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New ways of authentication

In less than four years, internet and mobile banking applications went through an enormous growth. Over 70% of all transactions in Belgium are made via a PC banking application and the number of transactions made via tablet or smartphone grew from 3% to 16% in 2014.

When looking at the number of authentications in Belgium, there are more connections made via tablet or smartphone than via a PC Banking application. In the group of young people between the age of 16 and 24, even four out of five actively uses mobile payment applications. These changing preferences combined with emerging technology force financial institutions to take a closer look at how they identify and authenticate mobile banking users when they log into their account. By replacing usernames and passwords with systems that can instantly recognize biometric identifiers or sync with wearable devices, these financial institutions are installing stronger safeguards and limiting the risk of fraud, while removing obstacles from their log-in experience.


Sia Partners believes that the future of authentication, lies in finding the right balance between user-friendliness and security. Banks should not try to protect every part of their application as tightly as another, but identify different authentication categories within the same application.

  • Light authentication: for basic information such as consulting your balance and providing "push" alerts when your balance goes below or over a certain amount, a very light authentication is required. An application can for example give access without any password if the device is recognized or after a first activation when setting up the account.
  • One-Step Authentication: one method of authentication that is required for access to more secure transactions or information, such as low value transactions or transactions to known beneficiaries.
  • Two-Step Authentication: this method of authentication is a combination of two or more independent elements, something that the customer knows (a password), what he is (biometrics) or something he owns (a card reader or a text message to his mobile phone for example). This is the most secure, yet time consuming way of authentication and can be asked in order to subscribe to new products, add unknown beneficiaries and so on.

The ultimate goal of new biometric technologies is to provide a one-step authentication that is more secure than the current two-step authentication methods.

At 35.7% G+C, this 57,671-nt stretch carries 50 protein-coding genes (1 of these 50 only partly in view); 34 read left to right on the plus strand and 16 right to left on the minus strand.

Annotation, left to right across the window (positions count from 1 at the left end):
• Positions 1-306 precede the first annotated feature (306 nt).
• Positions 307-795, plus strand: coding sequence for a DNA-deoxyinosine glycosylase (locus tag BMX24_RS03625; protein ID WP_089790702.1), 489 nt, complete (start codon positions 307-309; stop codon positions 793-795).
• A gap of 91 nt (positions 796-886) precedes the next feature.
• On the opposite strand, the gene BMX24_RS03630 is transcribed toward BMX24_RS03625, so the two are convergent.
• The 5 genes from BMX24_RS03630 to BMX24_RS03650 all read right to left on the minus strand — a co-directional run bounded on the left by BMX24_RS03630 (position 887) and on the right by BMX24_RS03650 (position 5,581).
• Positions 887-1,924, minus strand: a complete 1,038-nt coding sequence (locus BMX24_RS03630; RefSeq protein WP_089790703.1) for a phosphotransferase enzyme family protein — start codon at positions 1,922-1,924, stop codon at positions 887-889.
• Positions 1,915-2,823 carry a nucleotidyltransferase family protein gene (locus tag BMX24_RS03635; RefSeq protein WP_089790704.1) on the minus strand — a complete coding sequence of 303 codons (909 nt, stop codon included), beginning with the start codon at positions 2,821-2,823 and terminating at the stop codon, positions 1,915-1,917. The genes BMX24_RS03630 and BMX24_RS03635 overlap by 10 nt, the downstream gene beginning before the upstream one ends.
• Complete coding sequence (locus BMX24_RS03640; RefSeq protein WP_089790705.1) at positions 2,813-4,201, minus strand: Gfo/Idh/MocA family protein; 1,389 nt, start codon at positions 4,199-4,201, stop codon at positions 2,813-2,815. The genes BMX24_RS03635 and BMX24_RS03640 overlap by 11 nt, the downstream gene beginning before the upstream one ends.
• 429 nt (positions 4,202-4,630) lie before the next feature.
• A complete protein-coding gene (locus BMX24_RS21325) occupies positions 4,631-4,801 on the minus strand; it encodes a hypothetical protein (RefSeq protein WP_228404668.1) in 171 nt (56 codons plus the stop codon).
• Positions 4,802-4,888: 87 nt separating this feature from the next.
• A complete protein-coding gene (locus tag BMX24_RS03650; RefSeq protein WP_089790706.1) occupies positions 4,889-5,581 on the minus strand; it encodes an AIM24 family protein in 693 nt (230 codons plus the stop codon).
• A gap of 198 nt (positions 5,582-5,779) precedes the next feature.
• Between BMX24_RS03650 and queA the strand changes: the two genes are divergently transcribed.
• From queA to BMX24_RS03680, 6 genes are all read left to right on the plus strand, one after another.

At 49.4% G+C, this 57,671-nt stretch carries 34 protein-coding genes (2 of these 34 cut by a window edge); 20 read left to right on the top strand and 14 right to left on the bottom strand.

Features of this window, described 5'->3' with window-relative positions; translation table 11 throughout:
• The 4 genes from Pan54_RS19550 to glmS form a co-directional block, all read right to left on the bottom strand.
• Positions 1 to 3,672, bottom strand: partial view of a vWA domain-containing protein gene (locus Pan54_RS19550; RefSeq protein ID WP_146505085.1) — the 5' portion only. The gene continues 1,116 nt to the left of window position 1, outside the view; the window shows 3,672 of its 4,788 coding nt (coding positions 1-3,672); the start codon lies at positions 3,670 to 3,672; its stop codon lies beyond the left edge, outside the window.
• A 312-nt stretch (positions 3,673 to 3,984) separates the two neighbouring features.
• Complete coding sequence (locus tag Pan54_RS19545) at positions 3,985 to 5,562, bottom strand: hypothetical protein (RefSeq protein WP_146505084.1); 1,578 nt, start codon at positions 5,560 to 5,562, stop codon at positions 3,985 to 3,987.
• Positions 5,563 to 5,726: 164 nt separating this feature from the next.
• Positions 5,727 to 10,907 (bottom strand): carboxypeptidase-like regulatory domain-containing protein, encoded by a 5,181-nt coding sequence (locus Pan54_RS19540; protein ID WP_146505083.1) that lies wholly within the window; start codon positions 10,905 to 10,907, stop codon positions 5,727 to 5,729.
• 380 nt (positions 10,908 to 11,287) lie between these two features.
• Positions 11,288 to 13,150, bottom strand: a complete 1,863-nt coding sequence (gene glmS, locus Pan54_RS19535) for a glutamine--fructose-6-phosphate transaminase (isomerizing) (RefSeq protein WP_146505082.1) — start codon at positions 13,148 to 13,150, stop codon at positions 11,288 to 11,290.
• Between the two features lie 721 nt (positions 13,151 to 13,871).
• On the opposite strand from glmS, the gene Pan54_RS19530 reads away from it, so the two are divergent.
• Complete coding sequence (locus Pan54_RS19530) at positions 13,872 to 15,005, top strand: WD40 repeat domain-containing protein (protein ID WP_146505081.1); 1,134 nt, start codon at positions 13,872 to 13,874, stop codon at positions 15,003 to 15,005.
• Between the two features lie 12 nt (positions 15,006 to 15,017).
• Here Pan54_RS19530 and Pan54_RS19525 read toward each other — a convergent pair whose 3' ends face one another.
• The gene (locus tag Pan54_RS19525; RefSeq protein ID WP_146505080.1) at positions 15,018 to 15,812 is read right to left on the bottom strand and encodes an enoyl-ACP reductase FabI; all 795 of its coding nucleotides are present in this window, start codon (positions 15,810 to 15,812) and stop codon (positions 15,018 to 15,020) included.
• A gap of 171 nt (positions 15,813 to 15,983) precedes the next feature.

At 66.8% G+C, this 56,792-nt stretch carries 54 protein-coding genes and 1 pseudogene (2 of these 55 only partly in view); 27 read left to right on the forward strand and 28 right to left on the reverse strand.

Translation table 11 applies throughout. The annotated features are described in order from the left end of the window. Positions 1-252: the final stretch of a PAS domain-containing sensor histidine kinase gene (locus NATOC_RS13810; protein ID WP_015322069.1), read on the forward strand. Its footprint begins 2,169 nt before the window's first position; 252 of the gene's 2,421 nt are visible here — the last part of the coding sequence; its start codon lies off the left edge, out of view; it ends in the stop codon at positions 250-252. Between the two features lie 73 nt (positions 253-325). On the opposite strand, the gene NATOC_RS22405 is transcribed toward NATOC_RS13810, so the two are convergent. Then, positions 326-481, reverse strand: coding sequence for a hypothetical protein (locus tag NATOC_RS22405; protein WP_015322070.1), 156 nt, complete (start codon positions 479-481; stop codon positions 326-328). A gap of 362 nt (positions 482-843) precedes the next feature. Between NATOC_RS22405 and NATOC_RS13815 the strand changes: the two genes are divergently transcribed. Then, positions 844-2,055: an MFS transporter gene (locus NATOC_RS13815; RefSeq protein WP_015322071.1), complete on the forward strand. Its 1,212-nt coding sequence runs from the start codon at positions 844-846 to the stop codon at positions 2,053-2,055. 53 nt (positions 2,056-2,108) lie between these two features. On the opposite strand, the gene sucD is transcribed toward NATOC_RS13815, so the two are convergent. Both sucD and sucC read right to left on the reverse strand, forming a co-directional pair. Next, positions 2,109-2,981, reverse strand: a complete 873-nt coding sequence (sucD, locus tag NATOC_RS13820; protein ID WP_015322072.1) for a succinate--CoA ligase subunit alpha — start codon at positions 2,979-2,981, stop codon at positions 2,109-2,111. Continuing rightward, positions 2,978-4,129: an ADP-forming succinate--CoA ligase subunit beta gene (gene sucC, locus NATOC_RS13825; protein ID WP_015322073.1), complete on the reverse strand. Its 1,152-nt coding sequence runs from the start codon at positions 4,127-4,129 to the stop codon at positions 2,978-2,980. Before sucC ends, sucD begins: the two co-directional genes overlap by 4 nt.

Alternative ways of authentication

A first alternative to the traditional card reader, is a simple password. After a first registration with the card reader, the user can choose a password consisting out of four or six numbers with which he can confirm payments in the future without any other way of authentication. Belgian applications Sixdots and Bancontact among others work with this form of authentication. Banks such as Citigroup and JP Morgan are even working with mobile and smartwatch applications that - after a first registration - need no authentication to access information such as the account balance or the history of payments.

The Apple Touch ID or Samsung's Finger Scanner gave banks the opportunity to introduce fingerprint authentication in their mobile banking applications. For example ING Belgium, Apple Pay, Credit Agricole and many others now support this in their applications. Another popular new way to authenticate clients, is voice recognition. Barclays, Tinkoff and Investec are enrolling a voice recognition software in their call center, that affirms callers' identities as they carry on a conversation, relieving the financial advisors of annoying challenge questions or passwords. Some French online banks, such as Fortuneo or La Net Agence of BNP Paribas, also demand a vocal signature when signing up. As the majority of customers only access the mobile banking application through their own phone, some banks have installed a mobile phone verification. The bank prompts users to sign up for the app with their phone number, which sends them a confirmation code via SMS. When the application is in use, it checks then if the phone number of the phone used matches this information.

Future of authentication

But financial technologists continue to investigate more innovative methods. Halifax is working on a wearable device that lets users unlock their application using the unique pattern of their heartbeat. Barclays is testing the finger vein-ID reader, that makes an infra-red scan of the unique vein pattern that lies just below the skin surface of everyone's fingers. Another alternative is behavioural biometrics, that looks at the gestures and speed with which users key in information such as their password to differentiate a real user from an imposter. Banks finally are also reported working on facial recognition or applications that use an iris scanner, backed by Fujitsu who is developing an iris scan for smartphones based on infrared light.

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